Nonprofit Boards in Arkansas Give Leadership

by Kate Knable  on Monday, Jul. 2, 2012 12:00 am  

CEO Phyllis Haynes stands near the fruit of the Arkansas Foodbank's board-led capital campaign: a new, nearly $11 million distribution center in Little Rock. (Photo by Mike Pirnique)

Volunteer board members manage and serve as key decision-makers for Arkansas nonprofits of varying size and scope, from organizations like Blackbird Academy of Arts in Conway with its $300,000 annual budget to those like Heifer International, which pursues global missions and oversees revenue of $127.6 million.

The nonprofits tap the business and social connections, finances, skills and time of their board members to function as organizations and accomplish their goals, whether their goals are education, service or arts-oriented.

As part of being a tax-exempt 501(c)(3) organization, nonprofits must have an unpaid board of directors to govern them.

“The board’s responsibility is really to represent the public,” said Doug Smith, chairman of the board of Heifer International, based in Little Rock. Heifer works to eliminate hunger and poverty globally through agricultural programs and, in 2011, managed about $78 million in individual donor contributions, in addition to grants and other funding.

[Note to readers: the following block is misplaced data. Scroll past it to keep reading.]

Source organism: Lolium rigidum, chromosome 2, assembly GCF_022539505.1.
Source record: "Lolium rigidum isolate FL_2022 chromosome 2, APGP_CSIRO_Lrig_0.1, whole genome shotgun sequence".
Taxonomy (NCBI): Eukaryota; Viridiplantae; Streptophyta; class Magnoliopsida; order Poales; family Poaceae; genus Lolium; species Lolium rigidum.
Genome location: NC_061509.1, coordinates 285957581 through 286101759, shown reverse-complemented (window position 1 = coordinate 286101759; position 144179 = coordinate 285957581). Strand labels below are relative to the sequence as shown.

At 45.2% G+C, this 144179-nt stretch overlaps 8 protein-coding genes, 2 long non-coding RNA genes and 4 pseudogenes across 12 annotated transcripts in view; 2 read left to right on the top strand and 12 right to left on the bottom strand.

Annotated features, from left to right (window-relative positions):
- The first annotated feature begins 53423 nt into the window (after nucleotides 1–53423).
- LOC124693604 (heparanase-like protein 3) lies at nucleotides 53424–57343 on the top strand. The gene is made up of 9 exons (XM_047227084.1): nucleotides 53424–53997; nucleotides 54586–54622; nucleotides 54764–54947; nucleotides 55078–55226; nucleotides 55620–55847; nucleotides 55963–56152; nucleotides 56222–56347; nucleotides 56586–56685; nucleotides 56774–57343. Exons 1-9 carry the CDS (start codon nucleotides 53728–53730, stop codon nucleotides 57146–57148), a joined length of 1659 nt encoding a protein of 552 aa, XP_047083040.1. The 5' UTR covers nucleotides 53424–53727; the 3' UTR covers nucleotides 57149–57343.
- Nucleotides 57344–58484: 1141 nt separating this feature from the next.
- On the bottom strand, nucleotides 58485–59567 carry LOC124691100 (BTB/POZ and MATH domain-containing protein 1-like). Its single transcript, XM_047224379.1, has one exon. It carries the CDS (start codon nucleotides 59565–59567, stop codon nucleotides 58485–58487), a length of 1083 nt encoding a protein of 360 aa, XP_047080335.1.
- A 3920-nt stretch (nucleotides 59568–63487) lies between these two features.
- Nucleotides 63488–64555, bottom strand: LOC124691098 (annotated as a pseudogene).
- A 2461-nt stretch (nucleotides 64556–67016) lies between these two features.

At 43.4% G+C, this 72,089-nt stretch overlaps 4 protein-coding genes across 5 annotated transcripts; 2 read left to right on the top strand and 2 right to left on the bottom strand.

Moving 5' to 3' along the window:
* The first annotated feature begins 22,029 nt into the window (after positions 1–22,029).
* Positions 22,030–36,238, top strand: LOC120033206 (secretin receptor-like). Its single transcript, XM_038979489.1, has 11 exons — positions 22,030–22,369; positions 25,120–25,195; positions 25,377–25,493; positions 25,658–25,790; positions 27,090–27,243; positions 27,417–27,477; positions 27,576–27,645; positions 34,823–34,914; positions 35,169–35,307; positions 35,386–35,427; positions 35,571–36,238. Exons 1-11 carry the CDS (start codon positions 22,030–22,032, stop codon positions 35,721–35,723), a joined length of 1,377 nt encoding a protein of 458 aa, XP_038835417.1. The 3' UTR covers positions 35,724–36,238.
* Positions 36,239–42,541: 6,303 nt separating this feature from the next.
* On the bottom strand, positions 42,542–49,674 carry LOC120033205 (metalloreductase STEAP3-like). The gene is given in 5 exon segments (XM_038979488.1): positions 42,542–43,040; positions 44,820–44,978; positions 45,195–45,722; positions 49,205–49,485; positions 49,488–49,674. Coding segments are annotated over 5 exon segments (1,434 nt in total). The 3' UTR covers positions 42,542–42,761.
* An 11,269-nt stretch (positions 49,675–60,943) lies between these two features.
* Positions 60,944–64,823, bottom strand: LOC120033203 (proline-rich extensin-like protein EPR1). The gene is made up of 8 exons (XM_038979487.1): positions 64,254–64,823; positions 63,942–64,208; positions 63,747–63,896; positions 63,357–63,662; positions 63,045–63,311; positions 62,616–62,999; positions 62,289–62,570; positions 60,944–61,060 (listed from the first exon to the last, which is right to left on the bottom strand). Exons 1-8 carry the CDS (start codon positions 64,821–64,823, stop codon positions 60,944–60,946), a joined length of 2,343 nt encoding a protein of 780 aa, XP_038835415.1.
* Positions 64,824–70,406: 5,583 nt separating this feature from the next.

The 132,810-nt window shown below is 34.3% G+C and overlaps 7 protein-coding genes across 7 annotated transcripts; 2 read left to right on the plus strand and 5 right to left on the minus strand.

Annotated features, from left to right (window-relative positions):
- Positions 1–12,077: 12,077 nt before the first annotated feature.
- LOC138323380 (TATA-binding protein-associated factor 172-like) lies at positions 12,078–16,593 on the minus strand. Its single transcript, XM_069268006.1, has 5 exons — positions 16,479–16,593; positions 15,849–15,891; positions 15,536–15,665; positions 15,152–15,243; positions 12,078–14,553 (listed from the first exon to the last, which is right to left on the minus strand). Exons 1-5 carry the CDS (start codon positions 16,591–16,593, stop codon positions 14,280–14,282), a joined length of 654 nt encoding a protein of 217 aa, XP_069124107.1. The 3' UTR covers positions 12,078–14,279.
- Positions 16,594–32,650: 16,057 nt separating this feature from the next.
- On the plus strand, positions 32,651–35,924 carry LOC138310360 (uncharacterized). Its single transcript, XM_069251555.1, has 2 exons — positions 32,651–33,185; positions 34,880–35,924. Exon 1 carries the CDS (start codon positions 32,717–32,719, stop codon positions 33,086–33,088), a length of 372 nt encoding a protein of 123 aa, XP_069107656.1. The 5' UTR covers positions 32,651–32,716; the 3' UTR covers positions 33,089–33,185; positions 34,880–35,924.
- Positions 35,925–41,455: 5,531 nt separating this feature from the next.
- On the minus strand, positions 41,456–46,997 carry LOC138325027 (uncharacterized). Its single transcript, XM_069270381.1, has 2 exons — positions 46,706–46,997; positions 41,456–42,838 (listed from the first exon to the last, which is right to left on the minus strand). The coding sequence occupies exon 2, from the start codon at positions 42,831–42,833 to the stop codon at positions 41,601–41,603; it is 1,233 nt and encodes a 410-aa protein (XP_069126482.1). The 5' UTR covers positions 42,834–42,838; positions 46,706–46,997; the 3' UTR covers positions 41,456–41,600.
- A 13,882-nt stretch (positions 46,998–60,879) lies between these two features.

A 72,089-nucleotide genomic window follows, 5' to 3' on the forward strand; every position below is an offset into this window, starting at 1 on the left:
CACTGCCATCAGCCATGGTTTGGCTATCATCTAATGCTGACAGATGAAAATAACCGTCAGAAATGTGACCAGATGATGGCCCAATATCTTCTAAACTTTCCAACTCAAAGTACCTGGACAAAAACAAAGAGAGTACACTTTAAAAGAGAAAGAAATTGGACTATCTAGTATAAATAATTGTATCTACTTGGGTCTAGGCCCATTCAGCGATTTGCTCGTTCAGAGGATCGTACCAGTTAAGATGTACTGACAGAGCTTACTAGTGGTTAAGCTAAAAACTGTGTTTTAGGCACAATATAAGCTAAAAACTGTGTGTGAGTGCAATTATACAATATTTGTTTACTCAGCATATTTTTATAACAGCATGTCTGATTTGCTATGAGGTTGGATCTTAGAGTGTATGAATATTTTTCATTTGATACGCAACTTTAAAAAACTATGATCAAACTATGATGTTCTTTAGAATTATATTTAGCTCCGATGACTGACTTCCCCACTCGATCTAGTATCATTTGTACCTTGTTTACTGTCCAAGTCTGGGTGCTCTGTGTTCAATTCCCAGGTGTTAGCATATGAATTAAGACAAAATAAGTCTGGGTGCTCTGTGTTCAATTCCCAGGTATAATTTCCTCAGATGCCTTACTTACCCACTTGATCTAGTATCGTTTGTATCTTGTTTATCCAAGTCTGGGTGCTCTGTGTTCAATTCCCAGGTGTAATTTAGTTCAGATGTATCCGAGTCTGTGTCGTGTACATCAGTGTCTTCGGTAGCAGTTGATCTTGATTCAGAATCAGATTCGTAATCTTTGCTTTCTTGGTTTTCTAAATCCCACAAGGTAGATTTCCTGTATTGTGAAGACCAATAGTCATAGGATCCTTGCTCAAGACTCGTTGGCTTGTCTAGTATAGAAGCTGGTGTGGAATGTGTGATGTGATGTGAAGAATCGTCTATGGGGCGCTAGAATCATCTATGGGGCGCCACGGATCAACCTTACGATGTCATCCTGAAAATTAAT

“Our role is to make sure the organization is really fulfilling the promises and mission that it says it is going to do,” Smith said. “We do that through monitoring and evaluating, visioning at a very high level and working [to ensure] the CEO and president, Pierre Ferrari, has what he needs to implement the vision.”

Heifer’s board also hires the organization’s CEO and president, who is the only employee who reports directly to the board.

Stephanie Meincke, executive director of the Arkansas Coalition for Excellence in Little Rock, which is the state’s nonprofit that works to support other nonprofits, said board members are legally and fiscally responsible for the organizations they lead.

“They’re responsible for setting policy, raising money and acting in the interest of the organization in their lives,” Meincke said.

Amy Rossi, an administrator for the Arkansas Foundation for Medical Care in Little Rock, sits on the board of the Arkansas Foodbank, a local hunger relief organization.

A nonprofit’s executive director oversees daily organizational management, but the board is financially responsible for what occurs within the food bank, Rossi said.

“The final decisions rest with us, and we’re held accountable for those things,” she said.

University of Arkansas for Medical Sciences surgeon Dr. Larry Kim serves as president of the board of Ballet Arkansas in Little Rock.



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